Background: Patient activation status (PAS) can be identified using the Medicare Segmentation Screening Tool, a 2-item measure assessing patients’ health skills and motivation to participate in their own care.
Objective: To determine whether PAS is predictive of Medicare beneficiary health care experiences with health providers and insurance plans after case-mix adjustment.
Research Design: Linear regression models examined the association between PAS and evaluations of care after case-mix adjustment in observational cross-sectional data.
Subjects: 236,322 Medicare beneficiaries with at least one prescription medication responding to the Medicare Segmentation Screening Tool items on the 2007 Medicare Consumer Assessment of Healthcare Providers and Systems Survey.
Measures: Four-category patient activation category; 11 patient-reported evaluations of health care and providers and 2 self-reported immunization measures.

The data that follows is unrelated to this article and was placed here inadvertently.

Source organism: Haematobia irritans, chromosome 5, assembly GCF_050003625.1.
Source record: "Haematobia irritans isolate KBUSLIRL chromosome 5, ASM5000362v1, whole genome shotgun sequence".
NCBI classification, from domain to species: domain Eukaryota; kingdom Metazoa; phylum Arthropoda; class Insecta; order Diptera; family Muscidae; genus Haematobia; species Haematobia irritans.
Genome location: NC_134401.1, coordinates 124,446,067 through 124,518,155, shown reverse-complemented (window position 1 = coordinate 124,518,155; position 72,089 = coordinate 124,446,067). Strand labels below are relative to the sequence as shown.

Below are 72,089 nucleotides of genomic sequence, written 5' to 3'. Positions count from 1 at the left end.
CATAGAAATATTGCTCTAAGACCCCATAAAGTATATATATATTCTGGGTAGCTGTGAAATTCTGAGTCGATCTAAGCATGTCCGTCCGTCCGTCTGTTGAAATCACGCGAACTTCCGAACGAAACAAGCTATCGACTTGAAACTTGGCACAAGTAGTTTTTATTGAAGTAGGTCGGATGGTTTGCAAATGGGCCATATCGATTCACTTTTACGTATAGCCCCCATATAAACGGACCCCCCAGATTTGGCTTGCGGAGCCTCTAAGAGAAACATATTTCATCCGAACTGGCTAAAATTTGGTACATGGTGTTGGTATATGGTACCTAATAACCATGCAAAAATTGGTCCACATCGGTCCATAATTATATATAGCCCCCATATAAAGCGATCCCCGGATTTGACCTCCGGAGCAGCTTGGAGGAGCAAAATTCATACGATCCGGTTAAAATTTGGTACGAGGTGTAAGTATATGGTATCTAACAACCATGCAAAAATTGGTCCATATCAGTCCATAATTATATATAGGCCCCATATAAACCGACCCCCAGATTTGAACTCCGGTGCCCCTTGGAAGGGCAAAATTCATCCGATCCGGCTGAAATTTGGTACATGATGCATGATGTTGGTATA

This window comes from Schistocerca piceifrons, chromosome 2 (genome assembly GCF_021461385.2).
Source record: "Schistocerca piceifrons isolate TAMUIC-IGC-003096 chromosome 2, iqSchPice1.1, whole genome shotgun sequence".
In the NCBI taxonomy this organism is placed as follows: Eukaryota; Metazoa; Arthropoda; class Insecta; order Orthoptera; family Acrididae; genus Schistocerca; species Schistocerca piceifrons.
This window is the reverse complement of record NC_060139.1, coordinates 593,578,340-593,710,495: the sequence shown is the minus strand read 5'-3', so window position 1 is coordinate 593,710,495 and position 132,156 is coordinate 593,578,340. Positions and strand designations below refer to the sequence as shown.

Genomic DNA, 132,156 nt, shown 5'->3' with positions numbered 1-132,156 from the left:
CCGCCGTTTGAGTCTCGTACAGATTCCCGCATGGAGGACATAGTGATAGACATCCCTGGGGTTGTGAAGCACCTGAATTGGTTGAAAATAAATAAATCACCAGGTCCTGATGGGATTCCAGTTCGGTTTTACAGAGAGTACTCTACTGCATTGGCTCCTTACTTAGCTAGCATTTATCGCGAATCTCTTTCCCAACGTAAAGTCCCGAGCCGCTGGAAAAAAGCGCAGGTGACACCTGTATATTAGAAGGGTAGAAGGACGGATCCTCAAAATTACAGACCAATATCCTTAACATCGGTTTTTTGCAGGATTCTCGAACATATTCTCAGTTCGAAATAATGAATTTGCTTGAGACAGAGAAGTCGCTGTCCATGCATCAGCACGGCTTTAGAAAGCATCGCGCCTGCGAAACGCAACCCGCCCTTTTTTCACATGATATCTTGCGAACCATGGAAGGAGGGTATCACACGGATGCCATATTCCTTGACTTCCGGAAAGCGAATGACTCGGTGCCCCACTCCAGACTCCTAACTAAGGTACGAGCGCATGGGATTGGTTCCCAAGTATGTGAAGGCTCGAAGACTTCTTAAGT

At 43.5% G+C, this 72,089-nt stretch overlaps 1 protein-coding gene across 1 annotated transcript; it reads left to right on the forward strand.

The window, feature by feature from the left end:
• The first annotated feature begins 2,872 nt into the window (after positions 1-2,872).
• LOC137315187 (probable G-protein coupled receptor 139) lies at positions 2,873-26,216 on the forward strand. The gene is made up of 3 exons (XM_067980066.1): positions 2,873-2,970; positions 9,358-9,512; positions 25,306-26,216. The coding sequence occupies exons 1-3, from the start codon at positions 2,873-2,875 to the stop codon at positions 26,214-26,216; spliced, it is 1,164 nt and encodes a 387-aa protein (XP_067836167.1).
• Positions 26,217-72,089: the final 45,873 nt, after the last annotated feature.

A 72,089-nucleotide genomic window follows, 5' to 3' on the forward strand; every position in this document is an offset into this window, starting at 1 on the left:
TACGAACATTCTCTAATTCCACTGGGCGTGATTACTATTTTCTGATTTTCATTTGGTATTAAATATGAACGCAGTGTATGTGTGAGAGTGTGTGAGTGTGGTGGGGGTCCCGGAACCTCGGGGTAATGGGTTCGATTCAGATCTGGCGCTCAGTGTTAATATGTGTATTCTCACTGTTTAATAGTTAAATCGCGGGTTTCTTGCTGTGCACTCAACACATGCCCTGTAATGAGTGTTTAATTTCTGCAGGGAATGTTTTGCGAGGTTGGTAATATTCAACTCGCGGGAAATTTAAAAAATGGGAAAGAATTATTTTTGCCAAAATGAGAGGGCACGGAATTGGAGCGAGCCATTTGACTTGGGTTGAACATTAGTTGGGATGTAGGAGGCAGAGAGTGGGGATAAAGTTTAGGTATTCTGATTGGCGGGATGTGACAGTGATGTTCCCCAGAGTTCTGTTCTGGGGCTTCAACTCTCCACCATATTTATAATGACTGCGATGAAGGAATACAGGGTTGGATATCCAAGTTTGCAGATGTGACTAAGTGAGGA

Results: PAS was strongly predictive of beneficiary experience beyond case-mix adjustment. Even after case-mix adjustment, active beneficiaries consistently reported the most positive experiences, followed by complacent beneficiaries, with differences of 0.2 to 0.4 standard deviations for 4 of 5 composite measures of patient experience (P < 0.05). Adjusted immunization rates for flu and pneumonia were highest for active beneficiaries, followed closely by high-effort beneficiaries. The rates for these 2 segments were 10 percentage points higher than for complacent and passive beneficiaries.
Conclusions: PAS may be an important determinant of health care experiences. More confident respondents (active and complacent) give higher ratings of their care and providers, suggesting that they have more favorable experiences. Respondent motivation (high for active and high effort) seems to be a factor in receiving preventive care.
From the *Publishing Division, Department of Quality Products and Registries, American College of Cardiology, Washington, District of Columbia; †RAND Corporation, Santa Monica, California; and ‡Healthy Policy Consulting, Washington, District of Columbia.
Supported by CMS contract HHSM-500-2005-000281.
The contents of the publication are solely the responsibility of the authors and do not necessarily reflect the official views of CMS.
Reprints: Marc N. Elliott, PhD, RAND Corporation, 1776 Main St, PO Box 2138, Santa Monica, CA 90407-2138. E-mail: firstname.lastname@example.org.